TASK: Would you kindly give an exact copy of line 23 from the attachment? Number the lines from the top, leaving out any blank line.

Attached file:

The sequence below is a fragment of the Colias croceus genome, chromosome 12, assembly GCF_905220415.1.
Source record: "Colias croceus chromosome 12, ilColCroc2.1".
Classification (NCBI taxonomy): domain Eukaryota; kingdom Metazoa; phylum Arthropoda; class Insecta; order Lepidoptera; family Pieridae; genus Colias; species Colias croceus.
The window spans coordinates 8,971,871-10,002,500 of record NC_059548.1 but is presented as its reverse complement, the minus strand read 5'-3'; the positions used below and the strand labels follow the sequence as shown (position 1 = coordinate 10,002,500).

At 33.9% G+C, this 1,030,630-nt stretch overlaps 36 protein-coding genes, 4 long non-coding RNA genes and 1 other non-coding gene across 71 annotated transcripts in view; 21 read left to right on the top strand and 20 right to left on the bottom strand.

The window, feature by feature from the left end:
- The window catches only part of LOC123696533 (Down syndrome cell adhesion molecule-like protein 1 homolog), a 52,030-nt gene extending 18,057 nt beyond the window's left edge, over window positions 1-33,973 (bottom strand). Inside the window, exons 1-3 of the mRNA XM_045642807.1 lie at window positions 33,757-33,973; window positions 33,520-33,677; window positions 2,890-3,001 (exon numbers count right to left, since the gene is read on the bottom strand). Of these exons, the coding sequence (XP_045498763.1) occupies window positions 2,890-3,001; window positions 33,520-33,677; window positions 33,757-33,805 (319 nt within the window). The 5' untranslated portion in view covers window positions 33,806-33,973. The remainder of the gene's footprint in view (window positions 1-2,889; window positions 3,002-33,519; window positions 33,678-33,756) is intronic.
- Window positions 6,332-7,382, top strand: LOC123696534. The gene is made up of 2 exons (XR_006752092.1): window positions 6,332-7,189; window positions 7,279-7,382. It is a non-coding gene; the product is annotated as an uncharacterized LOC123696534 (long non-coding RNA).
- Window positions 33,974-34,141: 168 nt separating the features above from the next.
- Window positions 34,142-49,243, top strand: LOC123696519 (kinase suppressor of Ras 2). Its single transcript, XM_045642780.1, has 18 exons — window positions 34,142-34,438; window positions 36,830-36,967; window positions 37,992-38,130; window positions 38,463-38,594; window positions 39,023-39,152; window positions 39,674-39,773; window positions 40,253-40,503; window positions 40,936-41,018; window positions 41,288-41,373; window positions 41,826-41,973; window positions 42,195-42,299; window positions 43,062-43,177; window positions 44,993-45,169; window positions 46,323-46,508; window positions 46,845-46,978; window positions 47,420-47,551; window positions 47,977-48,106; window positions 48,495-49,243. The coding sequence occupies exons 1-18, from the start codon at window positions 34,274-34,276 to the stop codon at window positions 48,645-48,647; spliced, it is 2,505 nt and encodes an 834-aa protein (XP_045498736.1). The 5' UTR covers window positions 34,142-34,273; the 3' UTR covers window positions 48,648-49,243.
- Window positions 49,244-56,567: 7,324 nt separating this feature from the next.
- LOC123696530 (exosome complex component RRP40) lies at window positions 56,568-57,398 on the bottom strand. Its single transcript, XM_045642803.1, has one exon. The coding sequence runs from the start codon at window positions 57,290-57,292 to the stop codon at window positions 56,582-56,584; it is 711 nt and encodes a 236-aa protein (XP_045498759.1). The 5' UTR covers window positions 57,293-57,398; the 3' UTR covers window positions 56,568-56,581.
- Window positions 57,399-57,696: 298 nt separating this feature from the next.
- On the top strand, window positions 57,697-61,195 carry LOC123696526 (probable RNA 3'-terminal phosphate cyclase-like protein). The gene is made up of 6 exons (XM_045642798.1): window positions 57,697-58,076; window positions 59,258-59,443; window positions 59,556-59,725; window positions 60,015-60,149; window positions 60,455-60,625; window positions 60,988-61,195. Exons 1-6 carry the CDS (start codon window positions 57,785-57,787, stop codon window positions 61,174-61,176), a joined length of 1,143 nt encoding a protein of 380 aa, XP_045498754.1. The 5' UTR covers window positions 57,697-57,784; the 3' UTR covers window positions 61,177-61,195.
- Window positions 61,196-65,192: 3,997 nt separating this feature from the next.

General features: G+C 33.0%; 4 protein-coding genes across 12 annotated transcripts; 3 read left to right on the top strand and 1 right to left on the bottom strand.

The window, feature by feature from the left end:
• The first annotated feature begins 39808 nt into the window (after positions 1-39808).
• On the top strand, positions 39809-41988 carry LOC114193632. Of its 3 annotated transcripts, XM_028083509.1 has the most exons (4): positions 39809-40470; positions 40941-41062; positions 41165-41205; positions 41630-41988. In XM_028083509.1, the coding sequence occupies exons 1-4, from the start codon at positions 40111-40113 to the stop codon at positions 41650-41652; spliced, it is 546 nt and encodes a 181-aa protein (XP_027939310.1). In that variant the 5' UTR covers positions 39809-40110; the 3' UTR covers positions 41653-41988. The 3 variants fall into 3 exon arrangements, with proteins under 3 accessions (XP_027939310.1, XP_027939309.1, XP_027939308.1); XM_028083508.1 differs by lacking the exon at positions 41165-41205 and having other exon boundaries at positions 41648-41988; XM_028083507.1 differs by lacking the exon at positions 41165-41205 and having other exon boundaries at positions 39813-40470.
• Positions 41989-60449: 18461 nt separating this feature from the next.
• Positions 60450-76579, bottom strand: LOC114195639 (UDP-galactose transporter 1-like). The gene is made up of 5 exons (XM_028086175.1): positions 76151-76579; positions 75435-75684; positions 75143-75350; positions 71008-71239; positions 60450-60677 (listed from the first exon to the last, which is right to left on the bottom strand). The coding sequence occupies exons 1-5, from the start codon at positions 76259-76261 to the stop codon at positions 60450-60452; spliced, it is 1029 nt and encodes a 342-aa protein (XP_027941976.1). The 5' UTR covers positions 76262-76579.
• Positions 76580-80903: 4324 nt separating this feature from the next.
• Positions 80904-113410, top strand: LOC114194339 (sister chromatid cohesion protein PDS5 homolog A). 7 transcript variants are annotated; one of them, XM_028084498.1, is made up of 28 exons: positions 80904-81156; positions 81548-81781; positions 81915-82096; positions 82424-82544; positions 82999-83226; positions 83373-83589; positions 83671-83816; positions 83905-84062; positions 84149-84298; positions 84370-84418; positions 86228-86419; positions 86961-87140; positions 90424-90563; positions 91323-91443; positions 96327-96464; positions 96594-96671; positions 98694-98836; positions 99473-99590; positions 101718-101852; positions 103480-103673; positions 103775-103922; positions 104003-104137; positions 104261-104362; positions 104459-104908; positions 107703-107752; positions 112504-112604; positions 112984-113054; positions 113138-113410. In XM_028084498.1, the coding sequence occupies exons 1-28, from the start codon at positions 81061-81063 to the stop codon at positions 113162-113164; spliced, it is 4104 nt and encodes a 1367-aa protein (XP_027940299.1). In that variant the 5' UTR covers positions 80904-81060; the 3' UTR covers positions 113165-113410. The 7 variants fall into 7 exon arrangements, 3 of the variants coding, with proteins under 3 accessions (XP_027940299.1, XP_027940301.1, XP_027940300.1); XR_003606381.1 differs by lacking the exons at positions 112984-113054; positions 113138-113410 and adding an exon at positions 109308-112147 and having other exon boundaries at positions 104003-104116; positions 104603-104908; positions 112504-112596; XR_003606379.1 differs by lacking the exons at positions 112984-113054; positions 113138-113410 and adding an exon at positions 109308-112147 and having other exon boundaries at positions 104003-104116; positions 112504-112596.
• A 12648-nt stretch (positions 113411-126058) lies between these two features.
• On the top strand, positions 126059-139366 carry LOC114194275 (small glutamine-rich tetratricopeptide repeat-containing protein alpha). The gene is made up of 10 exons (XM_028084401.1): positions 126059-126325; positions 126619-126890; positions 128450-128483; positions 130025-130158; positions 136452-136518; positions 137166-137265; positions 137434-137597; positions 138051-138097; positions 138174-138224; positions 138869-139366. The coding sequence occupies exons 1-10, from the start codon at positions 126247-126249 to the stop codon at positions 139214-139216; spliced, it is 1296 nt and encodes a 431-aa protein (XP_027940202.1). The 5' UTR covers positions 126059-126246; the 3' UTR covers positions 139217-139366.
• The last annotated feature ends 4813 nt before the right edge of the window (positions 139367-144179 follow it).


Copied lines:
• Positions 80904-113410, top strand: LOC114194339 (sister chromatid cohesion protein PDS5 homolog A). 7 transcript variants are annotated; one of them, XM_028084498.1, is made up of 28 exons: positions 80904-81156; positions 81548-81781; positions 81915-82096; positions 82424-82544; positions 82999-83226; positions 83373-83589; positions 83671-83816; positions 83905-84062; positions 84149-84298; positions 84370-84418; positions 86228-86419; positions 86961-87140; positions 90424-90563; positions 91323-91443; positions 96327-96464; positions 96594-96671; positions 98694-98836; positions 99473-99590; positions 101718-101852; positions 103480-103673; positions 103775-103922; positions 104003-104137; positions 104261-104362; positions 104459-104908; positions 107703-107752; positions 112504-112604; positions 112984-113054; positions 113138-113410. In XM_028084498.1, the coding sequence occupies exons 1-28, from the start codon at positions 81061-81063 to the stop codon at positions 113162-113164; spliced, it is 4104 nt and encodes a 1367-aa protein (XP_027940299.1). In that variant the 5' UTR covers positions 80904-81060; the 3' UTR covers positions 113165-113410. The 7 variants fall into 7 exon arrangements, 3 of the variants coding, with proteins under 3 accessions (XP_027940299.1, XP_027940301.1, XP_027940300.1); XR_003606381.1 differs by lacking the exons at positions 112984-113054; positions 113138-113410 and adding an exon at positions 109308-112147 and having other exon boundaries at positions 104003-104116; positions 104603-104908; positions 112504-112596; XR_003606379.1 differs by lacking the exons at positions 112984-113054; positions 113138-113410 and adding an exon at positions 109308-112147 and having other exon boundaries at positions 104003-104116; positions 112504-112596.